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Distance Learning Funding - Options for Your Education
By: Jim Zorn
Distance learning funding is an option for distance learners working in conjunction with the United States Department of Education.
Colleges and universities can also opt for funding for distance learning which they receive in the form of financial assistance to
enrolled degree candidates.
Distance learning funding can be in the form of grants, which are typically awarded by the federal government or by state education
agencies, and are one-time awards of cash that can offset the cost of tuition. Unlike loans, grants do not have to be repaid.
Distance Learning Funding - Scholarships
Scholarships are generally administered by schools or by private foundations. Many scholarships are contingent upon qualifying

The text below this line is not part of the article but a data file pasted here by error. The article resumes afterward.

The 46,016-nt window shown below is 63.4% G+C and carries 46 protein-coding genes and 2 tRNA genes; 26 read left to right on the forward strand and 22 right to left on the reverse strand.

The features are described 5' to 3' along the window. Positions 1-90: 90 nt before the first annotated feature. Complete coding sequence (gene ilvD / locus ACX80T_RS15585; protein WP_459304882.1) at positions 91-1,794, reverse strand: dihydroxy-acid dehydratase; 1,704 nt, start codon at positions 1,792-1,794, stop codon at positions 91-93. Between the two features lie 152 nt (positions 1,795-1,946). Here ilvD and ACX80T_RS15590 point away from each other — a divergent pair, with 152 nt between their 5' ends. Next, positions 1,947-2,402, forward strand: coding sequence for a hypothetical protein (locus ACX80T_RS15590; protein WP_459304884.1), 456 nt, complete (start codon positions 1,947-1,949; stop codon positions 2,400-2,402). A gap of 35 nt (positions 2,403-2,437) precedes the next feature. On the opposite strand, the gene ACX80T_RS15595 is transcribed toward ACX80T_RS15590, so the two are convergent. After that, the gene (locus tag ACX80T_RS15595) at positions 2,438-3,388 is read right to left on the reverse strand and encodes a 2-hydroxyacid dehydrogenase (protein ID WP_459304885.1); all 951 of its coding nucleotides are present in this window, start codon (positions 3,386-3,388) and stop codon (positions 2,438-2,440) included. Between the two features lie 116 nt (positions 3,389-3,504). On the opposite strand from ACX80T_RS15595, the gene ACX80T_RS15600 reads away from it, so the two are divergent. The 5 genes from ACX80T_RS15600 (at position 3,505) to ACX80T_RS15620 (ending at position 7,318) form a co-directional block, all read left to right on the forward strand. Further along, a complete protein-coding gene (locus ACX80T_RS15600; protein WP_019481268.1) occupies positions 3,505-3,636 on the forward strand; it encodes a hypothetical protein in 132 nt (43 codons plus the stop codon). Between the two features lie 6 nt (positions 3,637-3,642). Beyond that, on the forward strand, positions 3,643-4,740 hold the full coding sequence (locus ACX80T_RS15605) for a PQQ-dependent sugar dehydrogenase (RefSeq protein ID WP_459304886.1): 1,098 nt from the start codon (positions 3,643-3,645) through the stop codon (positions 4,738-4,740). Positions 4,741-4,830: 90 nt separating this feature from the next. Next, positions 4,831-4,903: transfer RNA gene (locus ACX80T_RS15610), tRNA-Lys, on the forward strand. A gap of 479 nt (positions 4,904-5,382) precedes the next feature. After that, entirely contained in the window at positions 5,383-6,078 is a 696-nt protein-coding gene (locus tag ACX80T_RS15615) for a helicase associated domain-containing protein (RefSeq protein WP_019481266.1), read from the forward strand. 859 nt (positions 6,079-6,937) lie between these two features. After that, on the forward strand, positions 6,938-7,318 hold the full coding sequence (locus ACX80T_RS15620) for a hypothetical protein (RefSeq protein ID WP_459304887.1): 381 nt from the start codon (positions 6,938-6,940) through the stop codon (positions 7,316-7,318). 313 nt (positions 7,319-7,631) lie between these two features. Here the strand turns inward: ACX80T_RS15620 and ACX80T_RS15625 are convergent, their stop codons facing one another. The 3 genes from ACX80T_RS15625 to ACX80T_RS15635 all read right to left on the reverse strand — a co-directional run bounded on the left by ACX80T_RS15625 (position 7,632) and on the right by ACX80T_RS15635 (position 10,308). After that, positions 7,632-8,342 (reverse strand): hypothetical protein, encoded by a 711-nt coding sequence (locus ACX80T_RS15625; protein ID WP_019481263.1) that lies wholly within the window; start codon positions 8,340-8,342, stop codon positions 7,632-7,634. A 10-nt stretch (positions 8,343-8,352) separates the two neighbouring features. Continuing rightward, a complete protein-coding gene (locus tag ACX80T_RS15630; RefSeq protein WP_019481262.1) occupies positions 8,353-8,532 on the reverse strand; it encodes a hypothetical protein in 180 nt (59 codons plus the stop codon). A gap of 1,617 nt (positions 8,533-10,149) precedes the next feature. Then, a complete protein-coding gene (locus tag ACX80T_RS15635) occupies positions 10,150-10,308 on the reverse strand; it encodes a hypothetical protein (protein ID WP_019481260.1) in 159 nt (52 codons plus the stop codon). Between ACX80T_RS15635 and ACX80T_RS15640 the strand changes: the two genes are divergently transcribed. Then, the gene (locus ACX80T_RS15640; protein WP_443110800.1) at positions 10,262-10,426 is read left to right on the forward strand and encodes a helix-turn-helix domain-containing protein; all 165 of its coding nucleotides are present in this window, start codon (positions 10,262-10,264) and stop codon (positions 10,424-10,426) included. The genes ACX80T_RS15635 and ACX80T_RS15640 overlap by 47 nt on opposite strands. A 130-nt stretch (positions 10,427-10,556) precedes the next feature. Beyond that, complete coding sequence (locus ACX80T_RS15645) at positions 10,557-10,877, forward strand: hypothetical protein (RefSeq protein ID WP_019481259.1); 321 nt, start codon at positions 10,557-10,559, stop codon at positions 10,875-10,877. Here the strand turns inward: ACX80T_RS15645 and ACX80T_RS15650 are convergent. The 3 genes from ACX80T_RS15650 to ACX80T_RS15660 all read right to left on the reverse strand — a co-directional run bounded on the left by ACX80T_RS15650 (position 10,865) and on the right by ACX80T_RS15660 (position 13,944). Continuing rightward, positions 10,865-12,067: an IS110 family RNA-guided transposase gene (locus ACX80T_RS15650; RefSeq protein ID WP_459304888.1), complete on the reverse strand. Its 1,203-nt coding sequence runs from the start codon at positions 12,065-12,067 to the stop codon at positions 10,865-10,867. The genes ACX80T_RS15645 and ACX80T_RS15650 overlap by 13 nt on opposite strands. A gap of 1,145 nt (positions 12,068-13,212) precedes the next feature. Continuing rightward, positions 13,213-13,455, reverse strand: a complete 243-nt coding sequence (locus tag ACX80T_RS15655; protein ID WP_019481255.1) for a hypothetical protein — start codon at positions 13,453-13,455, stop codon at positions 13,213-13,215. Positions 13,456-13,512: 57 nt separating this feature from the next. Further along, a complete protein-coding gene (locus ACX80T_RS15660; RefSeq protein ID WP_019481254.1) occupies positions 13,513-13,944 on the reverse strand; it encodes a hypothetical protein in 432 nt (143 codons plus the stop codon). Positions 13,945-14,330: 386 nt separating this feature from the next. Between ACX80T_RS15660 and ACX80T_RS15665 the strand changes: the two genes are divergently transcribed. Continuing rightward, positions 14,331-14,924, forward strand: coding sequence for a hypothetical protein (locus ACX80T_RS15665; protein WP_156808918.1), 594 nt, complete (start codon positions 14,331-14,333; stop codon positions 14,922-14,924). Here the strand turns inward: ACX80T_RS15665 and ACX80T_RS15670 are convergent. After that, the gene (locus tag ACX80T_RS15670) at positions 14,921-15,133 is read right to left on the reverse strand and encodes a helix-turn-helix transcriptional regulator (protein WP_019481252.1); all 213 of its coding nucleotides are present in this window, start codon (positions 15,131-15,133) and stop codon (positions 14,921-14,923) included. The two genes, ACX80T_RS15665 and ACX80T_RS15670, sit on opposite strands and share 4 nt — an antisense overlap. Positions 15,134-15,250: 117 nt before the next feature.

criteria, such as financial need, academic achievement, athletic prowess, or successful participation in a community program. Like
grants, scholarships do not have to be repaid, but some awards may carry certain obligations. For instance, scholarship winners
may be required to volunteer time for a community organization or pledge to work in a specific geographic area.
Distance Learning Funding - Loans
Federal Perkins Loans are funds that colleges and universities lend directly to qualifying students to help cover the cost of tuition.
After graduation, alumni repay their colleges over the course of ten years at a low, fixed interest rate. Distance learning funding can
also be in the form of Subsidized Stafford Loans as they are offered to students who demonstrate significant financial need.
These loans help bridge the gap between a student's tuition and their other financial resources, including scholarships and grants.
The Department of Education pays all of the interest charges that accrue during a student's degree program, shaving th